Publisher: Oxford University Press.
Paperback: 142 pages
ISBN: 0-19-285411-9

Brief Discussion:
In many ways an excellent short introduction to Wittgensteinʼs work intended for the non-specialist, and notable for its view that, historically, Wittgenstein was more influenced by the Logical Positivists than they by him. Although very much of its time in claiming that Wittgenstein expounds theories which require proper philosophical evaluation - a standpoint very popular up to the 1980ʼs - the account given of the earlier and later philosophies remains highly readable. Grayling is critical of Wittgensteinʼs later philosophy, especially in arguing for the conclusion that since Wittgenstein takes language to be ʻlogically publicʼ, he cannot allow for the possibility of a ʻcontingently private languageʼ, a point of view again very much of its period. Neither does he see the Philosophical Investigations as quite having had the lasting influence he takes Wittgensteinʼs followers to suggest. He regards the Tractatus, by contrast, as a historical document which commentators are not inclined to view as having any direct relevance to current philosophical thinking.

Ayer, A.J., Wittgenstein, London: Weidenfeld and Nicolson 1985.

Book Information
Publisher: Weidenfeld and Nicolson
Hardback: 155 pages
ISBN: 0 297 78612 1

Brief Discussion:
Ayer's account of Wittgenstein's ouevre is almost bound to be interesting because Ayer at one point became, via Ryle, something of a protege of Wittgenstein's (A Part of My Life, O.U.P. 1977), although in later years relations were soured by his infamous 1946 radio broadcast in which, as he reports (Ibid.) he unwisely attributed to Wittgenstein a psycho-analytic approach, associated with John Wisdom, which Wittgenstein vehemently repudiated. A short correspondence between them to some extent healed the breach. Yet in spite of placing Wittgenstein with his brilliance and originality as second only to Russell in rank as one of the two greatest philosophers of the century, a reader would be hard put to find that opinion reflected in this account of Wittgenstein's life and work. Ayer's treatment is almost uniformly critical, not to say on occasion hostile, both in discussing The Tractatus and The Investigations. Ayer repeats his well known 'verificationist' criticism of Wittgenstein's Private Language Argument as he sees it, and only agrees with Wittgenstein when he appears to be propounding a view similar his own, e.g., when as in the famous 'Moses' example (§ 79) Ayer's sees his well-known view echoed that there is no fixed set of descriptions which can be taken to determine the reference of a proper name. However, the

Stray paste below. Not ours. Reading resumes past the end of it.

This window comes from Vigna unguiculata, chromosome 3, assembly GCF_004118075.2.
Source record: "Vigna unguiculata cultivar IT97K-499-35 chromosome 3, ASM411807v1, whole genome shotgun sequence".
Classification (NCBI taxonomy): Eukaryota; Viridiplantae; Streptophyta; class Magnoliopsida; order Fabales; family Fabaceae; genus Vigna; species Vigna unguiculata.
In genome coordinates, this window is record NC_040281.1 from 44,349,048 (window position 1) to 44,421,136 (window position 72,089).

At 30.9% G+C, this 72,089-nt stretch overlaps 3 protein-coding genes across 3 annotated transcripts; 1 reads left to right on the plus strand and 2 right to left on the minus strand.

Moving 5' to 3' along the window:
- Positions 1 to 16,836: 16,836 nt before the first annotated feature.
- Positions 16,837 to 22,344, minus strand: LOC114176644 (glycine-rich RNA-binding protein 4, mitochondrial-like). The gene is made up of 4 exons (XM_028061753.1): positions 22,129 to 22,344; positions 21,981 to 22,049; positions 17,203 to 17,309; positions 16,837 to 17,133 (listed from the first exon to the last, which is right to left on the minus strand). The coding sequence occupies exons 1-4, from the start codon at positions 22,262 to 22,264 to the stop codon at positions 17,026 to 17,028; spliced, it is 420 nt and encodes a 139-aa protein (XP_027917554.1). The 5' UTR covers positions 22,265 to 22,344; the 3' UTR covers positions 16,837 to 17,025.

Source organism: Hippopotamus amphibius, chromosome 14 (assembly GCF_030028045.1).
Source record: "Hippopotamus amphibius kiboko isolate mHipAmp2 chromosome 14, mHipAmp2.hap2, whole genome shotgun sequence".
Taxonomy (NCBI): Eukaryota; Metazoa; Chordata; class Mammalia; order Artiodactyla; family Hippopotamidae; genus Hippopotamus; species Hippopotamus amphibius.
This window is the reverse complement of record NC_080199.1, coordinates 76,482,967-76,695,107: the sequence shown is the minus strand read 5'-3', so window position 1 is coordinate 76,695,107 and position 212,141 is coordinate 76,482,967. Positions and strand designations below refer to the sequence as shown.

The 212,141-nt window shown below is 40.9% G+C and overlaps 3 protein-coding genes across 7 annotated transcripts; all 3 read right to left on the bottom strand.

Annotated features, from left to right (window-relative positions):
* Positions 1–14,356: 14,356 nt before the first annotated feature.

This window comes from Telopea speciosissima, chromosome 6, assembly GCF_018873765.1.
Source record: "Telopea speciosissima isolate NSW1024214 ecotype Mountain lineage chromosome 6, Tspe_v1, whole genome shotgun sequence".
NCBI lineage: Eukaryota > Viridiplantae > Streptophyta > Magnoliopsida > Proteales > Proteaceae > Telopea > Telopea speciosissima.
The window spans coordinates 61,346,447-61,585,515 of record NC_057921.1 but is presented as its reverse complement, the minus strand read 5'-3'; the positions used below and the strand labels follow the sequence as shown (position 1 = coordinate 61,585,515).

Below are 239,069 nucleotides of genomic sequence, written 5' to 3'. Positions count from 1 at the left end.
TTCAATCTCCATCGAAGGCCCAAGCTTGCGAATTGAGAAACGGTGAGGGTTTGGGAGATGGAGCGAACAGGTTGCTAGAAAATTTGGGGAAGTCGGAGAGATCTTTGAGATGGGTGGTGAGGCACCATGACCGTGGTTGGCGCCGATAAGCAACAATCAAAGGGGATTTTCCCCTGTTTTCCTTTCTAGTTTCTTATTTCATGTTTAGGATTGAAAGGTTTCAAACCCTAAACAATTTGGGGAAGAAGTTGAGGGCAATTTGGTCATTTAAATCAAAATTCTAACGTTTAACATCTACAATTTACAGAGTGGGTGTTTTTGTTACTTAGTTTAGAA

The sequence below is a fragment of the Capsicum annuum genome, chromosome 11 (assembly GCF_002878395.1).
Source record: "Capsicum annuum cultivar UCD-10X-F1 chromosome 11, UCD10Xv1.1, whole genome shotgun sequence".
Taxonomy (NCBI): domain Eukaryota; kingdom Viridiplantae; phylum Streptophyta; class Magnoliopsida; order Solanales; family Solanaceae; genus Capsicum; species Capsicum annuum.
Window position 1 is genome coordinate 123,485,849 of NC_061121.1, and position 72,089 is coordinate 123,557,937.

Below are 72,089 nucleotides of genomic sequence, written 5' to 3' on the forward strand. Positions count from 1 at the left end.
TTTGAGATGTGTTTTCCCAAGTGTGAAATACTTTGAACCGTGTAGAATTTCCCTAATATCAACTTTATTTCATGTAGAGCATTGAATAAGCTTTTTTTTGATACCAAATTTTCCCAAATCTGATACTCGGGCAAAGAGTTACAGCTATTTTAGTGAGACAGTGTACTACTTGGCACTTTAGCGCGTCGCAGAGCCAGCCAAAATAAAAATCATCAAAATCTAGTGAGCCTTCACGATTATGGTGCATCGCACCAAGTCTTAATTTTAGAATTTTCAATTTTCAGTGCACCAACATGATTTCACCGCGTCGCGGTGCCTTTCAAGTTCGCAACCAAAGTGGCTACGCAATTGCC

book is wide-ranging and takes time to discuss Wittgenstein on Fraser's Golden Bough, religion, magic, and On Certainty. Whilst neither presenting Ayer at his best, nor providing what would now be considered to be a Wittgenstein for the 21st Century, the book remains an interesting and stimulating read.